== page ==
The College Football Playoff is upon us

In this Nov. 7, 2015, file photo, Clemson quarterback Deshaun Watson throws a pass during the first half of an NCAA college football game against Florida State in Clemson, S.C. Calm and confident without being flashy, Watson’s style led the Tigers to their first 12-0 season since 1981 _ and a chance to accomplish much more. (Richard Shiro, File/AP)

Earlier this week, the second-ever College Football Playoff was filled with the top four teams in the country. After months of debate and speculation, the 12 members of selection committee released their final four teams to play in the semifinals on New Year’s Eve.

Heisman finalist Deshaun Watson and the No. 1 ranked Clemson Tigers will play Heisman snub Baker Mayfield and his No. 4 Oklahoma Sooners in the Orange Bowl.  No. 2 Alabama will take on Big Ten champion Michigan State, who jumped over Oklahoma in the final rankings for the No. 3 spot.

Going into last weekend, there were a few different possible scenarios that could send the selection committee into frenzy. One of the biggest question marks was the red hot North Carolina Tar Heels meeting Clemson in the ACC championship. If UNC could have pull off the upset, would they be in? Or would that loss open the door for a Stanford or Ohio State? Luckily for the committee, Clemson sealed their spot in the playoff with a 45-37 victory.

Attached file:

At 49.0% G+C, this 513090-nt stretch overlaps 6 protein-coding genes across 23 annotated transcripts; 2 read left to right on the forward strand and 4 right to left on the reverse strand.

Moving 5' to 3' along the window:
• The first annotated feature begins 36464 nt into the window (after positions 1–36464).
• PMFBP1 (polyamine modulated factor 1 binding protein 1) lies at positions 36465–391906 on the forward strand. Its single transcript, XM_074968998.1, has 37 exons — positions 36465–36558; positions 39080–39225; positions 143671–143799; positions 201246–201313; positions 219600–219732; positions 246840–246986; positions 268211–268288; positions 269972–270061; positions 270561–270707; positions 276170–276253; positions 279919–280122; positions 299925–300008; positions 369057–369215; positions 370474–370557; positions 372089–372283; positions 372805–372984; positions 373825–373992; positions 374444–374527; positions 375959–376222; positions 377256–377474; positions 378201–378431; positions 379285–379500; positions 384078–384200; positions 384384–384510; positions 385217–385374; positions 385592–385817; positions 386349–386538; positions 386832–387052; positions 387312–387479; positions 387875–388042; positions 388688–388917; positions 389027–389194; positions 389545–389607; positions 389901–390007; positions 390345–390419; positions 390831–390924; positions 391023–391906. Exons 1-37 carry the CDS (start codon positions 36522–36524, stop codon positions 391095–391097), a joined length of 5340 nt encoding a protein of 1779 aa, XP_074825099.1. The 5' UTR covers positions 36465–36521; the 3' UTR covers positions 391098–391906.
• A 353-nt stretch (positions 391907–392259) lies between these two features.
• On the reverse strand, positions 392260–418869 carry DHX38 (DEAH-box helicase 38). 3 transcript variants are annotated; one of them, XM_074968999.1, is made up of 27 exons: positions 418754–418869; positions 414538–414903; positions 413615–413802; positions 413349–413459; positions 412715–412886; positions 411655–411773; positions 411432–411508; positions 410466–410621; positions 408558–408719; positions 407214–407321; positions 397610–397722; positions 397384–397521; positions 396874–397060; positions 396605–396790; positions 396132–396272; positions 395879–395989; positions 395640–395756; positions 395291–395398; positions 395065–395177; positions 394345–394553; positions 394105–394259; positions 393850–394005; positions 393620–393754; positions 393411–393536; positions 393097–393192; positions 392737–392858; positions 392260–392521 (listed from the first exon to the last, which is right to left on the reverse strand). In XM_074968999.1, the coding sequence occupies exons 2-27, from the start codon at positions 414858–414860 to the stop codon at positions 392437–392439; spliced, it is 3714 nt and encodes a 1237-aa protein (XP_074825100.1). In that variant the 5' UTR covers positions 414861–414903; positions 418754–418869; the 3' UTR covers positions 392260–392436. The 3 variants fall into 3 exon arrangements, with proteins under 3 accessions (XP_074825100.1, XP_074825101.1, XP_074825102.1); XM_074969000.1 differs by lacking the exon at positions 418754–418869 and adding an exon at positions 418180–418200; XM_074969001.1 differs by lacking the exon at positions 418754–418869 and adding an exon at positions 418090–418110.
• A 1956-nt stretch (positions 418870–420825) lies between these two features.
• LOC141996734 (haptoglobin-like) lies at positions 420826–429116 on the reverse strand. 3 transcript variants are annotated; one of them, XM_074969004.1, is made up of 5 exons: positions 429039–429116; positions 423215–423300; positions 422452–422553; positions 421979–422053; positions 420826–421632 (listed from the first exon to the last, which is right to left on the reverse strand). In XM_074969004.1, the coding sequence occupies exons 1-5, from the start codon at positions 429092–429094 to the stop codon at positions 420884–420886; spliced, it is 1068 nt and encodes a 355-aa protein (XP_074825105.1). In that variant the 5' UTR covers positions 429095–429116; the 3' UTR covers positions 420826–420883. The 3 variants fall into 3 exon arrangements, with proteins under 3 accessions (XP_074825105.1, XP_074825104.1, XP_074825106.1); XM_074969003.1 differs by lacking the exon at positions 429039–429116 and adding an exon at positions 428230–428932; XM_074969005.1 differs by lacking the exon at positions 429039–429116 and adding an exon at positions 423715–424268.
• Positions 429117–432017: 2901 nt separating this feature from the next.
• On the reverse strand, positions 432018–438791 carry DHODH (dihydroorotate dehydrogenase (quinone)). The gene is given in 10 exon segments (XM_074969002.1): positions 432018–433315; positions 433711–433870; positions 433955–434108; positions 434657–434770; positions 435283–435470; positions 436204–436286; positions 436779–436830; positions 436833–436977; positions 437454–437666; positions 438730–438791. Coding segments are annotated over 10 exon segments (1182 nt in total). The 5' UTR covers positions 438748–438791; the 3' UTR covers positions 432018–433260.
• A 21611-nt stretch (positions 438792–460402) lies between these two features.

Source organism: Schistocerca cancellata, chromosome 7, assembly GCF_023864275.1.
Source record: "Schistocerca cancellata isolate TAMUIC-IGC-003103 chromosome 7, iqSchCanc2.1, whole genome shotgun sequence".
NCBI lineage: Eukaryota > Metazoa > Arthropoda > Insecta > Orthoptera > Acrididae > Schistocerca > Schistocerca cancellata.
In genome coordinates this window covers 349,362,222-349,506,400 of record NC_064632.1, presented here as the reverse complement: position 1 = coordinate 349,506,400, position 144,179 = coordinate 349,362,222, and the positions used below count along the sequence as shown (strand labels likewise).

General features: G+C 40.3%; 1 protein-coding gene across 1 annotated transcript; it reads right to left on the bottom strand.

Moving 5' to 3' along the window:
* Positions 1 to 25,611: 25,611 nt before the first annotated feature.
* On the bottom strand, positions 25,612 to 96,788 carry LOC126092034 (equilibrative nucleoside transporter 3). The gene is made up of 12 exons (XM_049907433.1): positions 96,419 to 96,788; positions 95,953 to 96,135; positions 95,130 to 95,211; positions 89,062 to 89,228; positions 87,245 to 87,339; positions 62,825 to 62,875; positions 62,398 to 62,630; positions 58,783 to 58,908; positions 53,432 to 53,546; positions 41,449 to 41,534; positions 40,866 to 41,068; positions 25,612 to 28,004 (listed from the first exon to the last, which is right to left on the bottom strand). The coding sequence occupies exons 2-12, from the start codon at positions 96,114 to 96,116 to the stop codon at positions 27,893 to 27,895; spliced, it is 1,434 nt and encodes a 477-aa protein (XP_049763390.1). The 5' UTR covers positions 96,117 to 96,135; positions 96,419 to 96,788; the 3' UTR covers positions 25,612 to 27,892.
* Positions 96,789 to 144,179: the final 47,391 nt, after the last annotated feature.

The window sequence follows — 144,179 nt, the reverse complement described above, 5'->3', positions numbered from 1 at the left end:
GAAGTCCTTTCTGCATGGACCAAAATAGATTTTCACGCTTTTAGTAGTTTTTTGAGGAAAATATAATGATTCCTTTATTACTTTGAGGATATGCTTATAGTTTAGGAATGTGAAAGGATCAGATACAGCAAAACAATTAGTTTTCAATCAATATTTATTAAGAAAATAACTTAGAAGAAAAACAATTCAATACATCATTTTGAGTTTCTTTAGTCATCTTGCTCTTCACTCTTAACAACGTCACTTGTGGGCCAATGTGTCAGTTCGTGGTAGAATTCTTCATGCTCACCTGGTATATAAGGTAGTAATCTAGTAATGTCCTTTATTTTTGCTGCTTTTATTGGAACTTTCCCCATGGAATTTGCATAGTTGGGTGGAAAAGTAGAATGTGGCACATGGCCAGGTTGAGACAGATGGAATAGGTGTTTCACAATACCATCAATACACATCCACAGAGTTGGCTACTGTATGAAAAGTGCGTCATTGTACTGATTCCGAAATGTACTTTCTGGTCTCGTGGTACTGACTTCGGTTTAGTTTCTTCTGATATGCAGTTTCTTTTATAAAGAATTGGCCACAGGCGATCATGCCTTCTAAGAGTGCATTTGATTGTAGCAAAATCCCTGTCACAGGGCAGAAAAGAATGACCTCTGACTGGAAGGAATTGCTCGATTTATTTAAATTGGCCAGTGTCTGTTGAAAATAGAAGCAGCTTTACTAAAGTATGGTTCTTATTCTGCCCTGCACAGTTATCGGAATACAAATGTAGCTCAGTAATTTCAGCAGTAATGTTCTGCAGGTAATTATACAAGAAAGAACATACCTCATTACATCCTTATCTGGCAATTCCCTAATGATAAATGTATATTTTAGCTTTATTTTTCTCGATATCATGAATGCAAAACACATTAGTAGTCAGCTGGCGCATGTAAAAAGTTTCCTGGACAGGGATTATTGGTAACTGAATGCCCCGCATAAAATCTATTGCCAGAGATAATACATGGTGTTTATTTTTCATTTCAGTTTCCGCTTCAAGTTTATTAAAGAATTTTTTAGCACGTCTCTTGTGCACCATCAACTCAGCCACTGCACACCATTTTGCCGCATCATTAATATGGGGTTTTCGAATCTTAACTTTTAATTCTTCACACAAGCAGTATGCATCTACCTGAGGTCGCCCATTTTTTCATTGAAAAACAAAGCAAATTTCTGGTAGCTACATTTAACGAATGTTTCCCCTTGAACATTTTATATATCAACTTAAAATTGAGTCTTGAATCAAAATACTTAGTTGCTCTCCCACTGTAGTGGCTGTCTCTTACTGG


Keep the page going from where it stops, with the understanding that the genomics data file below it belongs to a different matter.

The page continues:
After Big 12’s controversy surrounding last year’s playoff, Oklahoma will be the first team to represent the conference. The Sooners did not have a championship game to play. Michigan State did, which is part of the reason the Spartans jumped Oklahoma in the rankings.

In this Nov. 28, 2015, file photo, Alabama running back Derrick Henry (2) runs the ball and scores a touchdown during the second half of an NCAA college football game against Auburn in Auburn, Ala. (AP Photo/Gerald Herbert, File)

Personally, I think the selection committee did a great job with the selection of these four teams. These picks also set two clear precedents for the future of the playoff. Your strength of schedule matters, (looking at you, Ohio State).

North Carolina’s chances of making the top four, even with a win over Clemson, would be seriously hindered by their scheduling of two FCS teams. The second precedent set was just as obvious: if a team with one or two losses makes the playoff, they must lose early in the season. Alabama’s early loss to Ole Miss and Oklahoma’s early loss to Texas are clear examples.

One can only hope that one day we will finally get the eight-team playoff the world has always wanted. Unfortunately, that day is still far away. For what its worth, I believe Mayfield shows the country why he should be a Heisman finalist and leads the Sooners past Clemson. In the other playoff, Alabama avenges last year’s semifinal loss to a Big Ten team on the back of Derrick Henry.


Connor Donahue is a campus correspondent for The Daily Campus. He can be reached via email at connor.f.donahue@uconn.edu.